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‘The Walking Dead: 400 Days’ Solves All The Zombie Problems [Review]

If I had to name my game of the year for 2012, it probably would have been Telltale Games’ The Walking Dead video game. I say this as someone who enjoyed, but eventually sort of gave up on both the comic series and the TV show in that franchise. The game managed to solve a lot of the issues I had with its media brethren, and here’s the crazy thing: The new downloadable “special episode,” 400 Days, solves even more of them.

400 Days is something of a prologue to the next game in the series, and the way it presents its story is a really neat trick: After an opening cinematic of a desolate truck stop, the player is presented with five photographs on a board full of pictures of missing people. At first, I thought this was just part of the cutscene. There’s no prompt telling the player to pick one of the photos to move on. The quiet of just that moment established an immediate mood, and put me in the shoes of the then-unseen character looking at this board. I took a minute to appreciate the quiet. I knew there wouldn’t be a lot to come.

 

 

Once I finally did pick a picture, I found myself filling the shoes of one of five characters, all in different situations and at different times through the first 400 days of the zombie outbreak. One’s a woman trying to protect her little sister (someone I have to believe is a stealth nod to X-Man Jubilee because of her yellow jacket and pink shirt). Another is a guy on his way to prison. Yet another is a young woman in the middle of a love triangle.

The way this episode puts the player in different scenarios with different characters is brilliant. One of my biggest problems with continuing zombie stories is that, once the characters figure out what’s going on and endure a certain number of hardships, the hopelessness of the story just becomes overwhelming. I’ve watched these characters go through enough, I tend to think. But because we have to continue with them, their situations have to escalate. We have to see them react to new, even worse things. It’s too much to handle.

 

 

By virtue of introducing players to new characters in new scenarios after short segments — half an hour each, maybe — this game doesn’t have any of that. Before you can begin to feel too depressed about what happened to Wyatt, it’s time to move on to Russell’s story. That said, I realize we’ll definitely be seeing more of these characters, and possibly some of the characters from season one, in the next game. But if the first five episodes were any indication, we’ll see just enough misery before saying, “okay, that’s enough.”

Speaking of those first five episodes, this game plays much like that one does. Most of what you do as a player is make quick decisions and choose responses in dialogue trees. Occasionally an action sequence will pop up in which you’ve got to quickly choose an item and use it, or kick a zombie in the head. Compared to big action games like The Last of Us, that sounds pretty simplistic, but I prefer it to the running-and-shooting stuff. You’ve got to think about it a lot more, because the decisions you make really do have impacts. People — characters you come to know very well in an astonishingly short amount of time — literally live or die as a result of them. It invests the player in the game so much more than tossing a gun at them and telling them to shoot whatever steps in front of them.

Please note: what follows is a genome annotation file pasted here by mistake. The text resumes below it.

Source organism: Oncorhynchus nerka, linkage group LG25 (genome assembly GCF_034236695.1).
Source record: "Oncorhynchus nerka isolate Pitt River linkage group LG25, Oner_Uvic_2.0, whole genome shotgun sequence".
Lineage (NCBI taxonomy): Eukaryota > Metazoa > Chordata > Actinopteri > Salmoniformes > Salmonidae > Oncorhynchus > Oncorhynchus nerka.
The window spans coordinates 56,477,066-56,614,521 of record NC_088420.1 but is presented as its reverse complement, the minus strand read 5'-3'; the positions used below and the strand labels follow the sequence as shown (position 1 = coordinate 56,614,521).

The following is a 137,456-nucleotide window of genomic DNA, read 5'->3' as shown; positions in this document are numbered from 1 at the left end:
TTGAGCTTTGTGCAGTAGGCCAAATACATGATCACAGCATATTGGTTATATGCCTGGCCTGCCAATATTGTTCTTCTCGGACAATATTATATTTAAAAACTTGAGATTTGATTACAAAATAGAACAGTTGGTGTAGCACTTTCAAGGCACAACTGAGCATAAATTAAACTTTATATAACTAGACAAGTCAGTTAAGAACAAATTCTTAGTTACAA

Though I have to tell you, a part of me would prefer a game where you shoot everything. I’m kind of a game perfectionist. I like getting 100 percents and “good” endings. In these Walking Dead games, there are no “good” endings. There are just decisions. Often, the choices are two bad things. You just have to choose one. And when you do, you feel the consequences. One choice I made in one of the vignettes left a guy dead. I didn’t realize that would happen, and as my character ran away from his soon-to-be-eaten body, I felt legitimate guilt. You don’t get that from video games all that often. You don’t get it from horror fiction all that often.

When you read a comic or watch a TV show, you’re a passive observer. You can yell at characters for making dumb decisions and take comfort in your confidence that you would have done the “right” thing. This game will cure you of that confidence pretty fast. A lot of times I found myself in a situation where the clock was ticking down, I had to say something, and I ended up unintentionally doing the worst thing. And there are no takebacks. You can’t load a quicksave and go back (at least not on the Xbox 360 version I played). You just have to accept what you did and move on. Being an active participant changes everything. I had trouble keeping up with the characters in The Walking Dead the comic. In these games, I know every character’s deal. I have to.

 

 

Even with having to carry around that digital guilt, I just plain don’t find these games as depressing as the Walking Dead comic or TV show. Maybe it’s because the art style, which isn’t cartoony but is certainly pretty stylized, softens the blow a bit. It’s not so real, though the characters are highly expressive, and are written with genuine, human reactions to things. Maybe it’s the dark sense of humor. Or maybe it’s that I’m too busy trying to decide what to do next, trying not to screw up again, to let myself get too bogged down in the despair of it all.

Whatever it is, I can tell you this: I’m not a Walking Dead partisan. I don’t want to sound like I hate the other parts of Robert Kirkman’s media empire — I read the comic for a long time and I’ve watched my share of the show — but I don’t love either one. I love these games. I might love 400 Days the most of any episode Telltale has released. I’m going to try to play it again and do things right.

I know I won’t, though.

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